The second interview was in the THE with Rama Govindarajan, who is dean of the International Centre for Theoretical Sciences at the Tata Institute of Fundamental Research in Bangalore. She studies monsoons and is an expert in fluid dynamics. Trained as a chemical engineer, she was the only woman in a class of about 54 in chemical engineering in the Indian Institute of Technology Delhi. However, she was not going to let a little thing like that stop her.

‘In the olden days, gender bias was more explicit. My school and teachers tried to make me “ladylike” and to focus more on homemaking skills than on other subjects. I learned to rebel against the former and benefit from the latter. Decades ago, I faced discrimination in terms of unfair job and promotion interviews, in being blocked from facilities and opportunities available to men, and once in a while in comments from colleagues. I learned the art of repartee, to fight directly for my rights, and did win some of these battles. It made me braver and more confident.’

Many women will recognize that ‘blocking’ she describes, often intangibly hard to put one’s finger on, just the sense that things hadn’t turned out for you, as a woman, the same way as for the bloke on the next bench, or who was sitting next to you waiting for an interview. That intangible disadvantage is likely to apply whether or not you can (and are willing) to master ladylike behaviour; I’m sure I’ve not managed to tick all those boxes. Bias is subtle now, as opposed to the explicit gender bias Govindarajan encountered early on, but it doesn’t make it any less real.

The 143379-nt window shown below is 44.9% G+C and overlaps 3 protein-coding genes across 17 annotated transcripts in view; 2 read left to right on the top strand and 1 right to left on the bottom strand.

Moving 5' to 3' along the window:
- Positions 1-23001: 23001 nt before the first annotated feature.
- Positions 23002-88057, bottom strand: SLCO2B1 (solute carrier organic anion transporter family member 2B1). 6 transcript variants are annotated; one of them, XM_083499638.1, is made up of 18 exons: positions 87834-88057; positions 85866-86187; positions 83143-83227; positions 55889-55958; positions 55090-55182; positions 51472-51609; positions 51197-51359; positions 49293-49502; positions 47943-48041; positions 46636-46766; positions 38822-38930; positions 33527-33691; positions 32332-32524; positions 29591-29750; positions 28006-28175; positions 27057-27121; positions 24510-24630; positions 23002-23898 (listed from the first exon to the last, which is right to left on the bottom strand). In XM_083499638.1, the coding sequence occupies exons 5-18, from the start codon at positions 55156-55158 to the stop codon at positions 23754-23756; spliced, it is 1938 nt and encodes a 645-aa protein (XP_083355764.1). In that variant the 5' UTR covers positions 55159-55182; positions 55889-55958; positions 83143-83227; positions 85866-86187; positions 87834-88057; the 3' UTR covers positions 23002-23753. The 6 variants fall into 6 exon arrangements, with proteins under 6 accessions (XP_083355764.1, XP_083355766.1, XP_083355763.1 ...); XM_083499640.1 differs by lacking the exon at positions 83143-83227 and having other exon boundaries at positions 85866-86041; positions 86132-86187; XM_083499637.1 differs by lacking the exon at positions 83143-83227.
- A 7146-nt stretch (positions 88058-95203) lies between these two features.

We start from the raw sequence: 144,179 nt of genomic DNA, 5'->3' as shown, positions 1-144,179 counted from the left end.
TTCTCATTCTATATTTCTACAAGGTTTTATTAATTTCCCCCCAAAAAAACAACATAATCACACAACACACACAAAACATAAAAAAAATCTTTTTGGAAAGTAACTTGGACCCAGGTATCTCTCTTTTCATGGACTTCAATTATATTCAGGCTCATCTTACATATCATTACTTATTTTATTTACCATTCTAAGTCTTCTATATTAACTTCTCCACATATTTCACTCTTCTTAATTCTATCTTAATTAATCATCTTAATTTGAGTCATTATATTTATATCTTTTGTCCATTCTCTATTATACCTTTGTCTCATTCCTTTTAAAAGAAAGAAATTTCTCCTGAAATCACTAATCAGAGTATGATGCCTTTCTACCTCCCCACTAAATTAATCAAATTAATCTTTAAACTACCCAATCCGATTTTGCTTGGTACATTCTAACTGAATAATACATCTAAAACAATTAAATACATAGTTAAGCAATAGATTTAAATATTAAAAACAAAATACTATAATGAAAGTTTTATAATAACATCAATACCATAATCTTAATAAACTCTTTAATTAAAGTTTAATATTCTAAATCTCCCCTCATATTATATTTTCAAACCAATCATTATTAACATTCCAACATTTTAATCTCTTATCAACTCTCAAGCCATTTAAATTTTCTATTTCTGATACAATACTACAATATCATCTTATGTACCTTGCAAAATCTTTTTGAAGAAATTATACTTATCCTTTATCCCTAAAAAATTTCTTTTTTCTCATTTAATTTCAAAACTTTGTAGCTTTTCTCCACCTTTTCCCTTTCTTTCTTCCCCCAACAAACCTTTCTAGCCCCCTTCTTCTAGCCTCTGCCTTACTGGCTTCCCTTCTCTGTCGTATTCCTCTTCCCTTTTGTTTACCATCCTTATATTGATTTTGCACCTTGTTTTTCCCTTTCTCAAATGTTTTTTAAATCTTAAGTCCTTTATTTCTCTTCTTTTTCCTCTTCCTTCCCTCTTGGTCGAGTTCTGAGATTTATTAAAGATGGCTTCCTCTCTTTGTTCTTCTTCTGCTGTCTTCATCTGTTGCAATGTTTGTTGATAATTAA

Govindarajan now has a major academic leadership role, and continues to speak up on these issues.

‘In these [meetings] and elsewhere, I strongly advocate for speaking up and speaking out against sexual harassment and against unfairness. I speak for equality and symmetry of treatment.’

She believes the family is the place to start, stating that daughters-in-law have a particularly hard time in India. I suspect cultural aspects make that more important there than perhaps in the West, but equality should be equality everywhere.

Finally, when asked what she would like to be remembered for, she says it’s for her training of students and postdocs. I’m sure that is something that will strike a chord with many readers. We can’t always know what impact we have had far down the line, when students may have gone off into very different spheres and contact has been lost, but it is always moving when someone – be they still a scientist or not – reminds you of what you’ve done for them. I had just such an instance this weekend, and I’m very grateful to hear that my advice meant this former student ‘felt less alone’. Life continues to be tough for all of us, but reading these interviews should remind all of us that life is rarely easy, whatever one’s background, luck or skill, but good things can transpire. Furthermore, that each of us can make a positive difference to someone less well placed than ourselves and to wider society around us.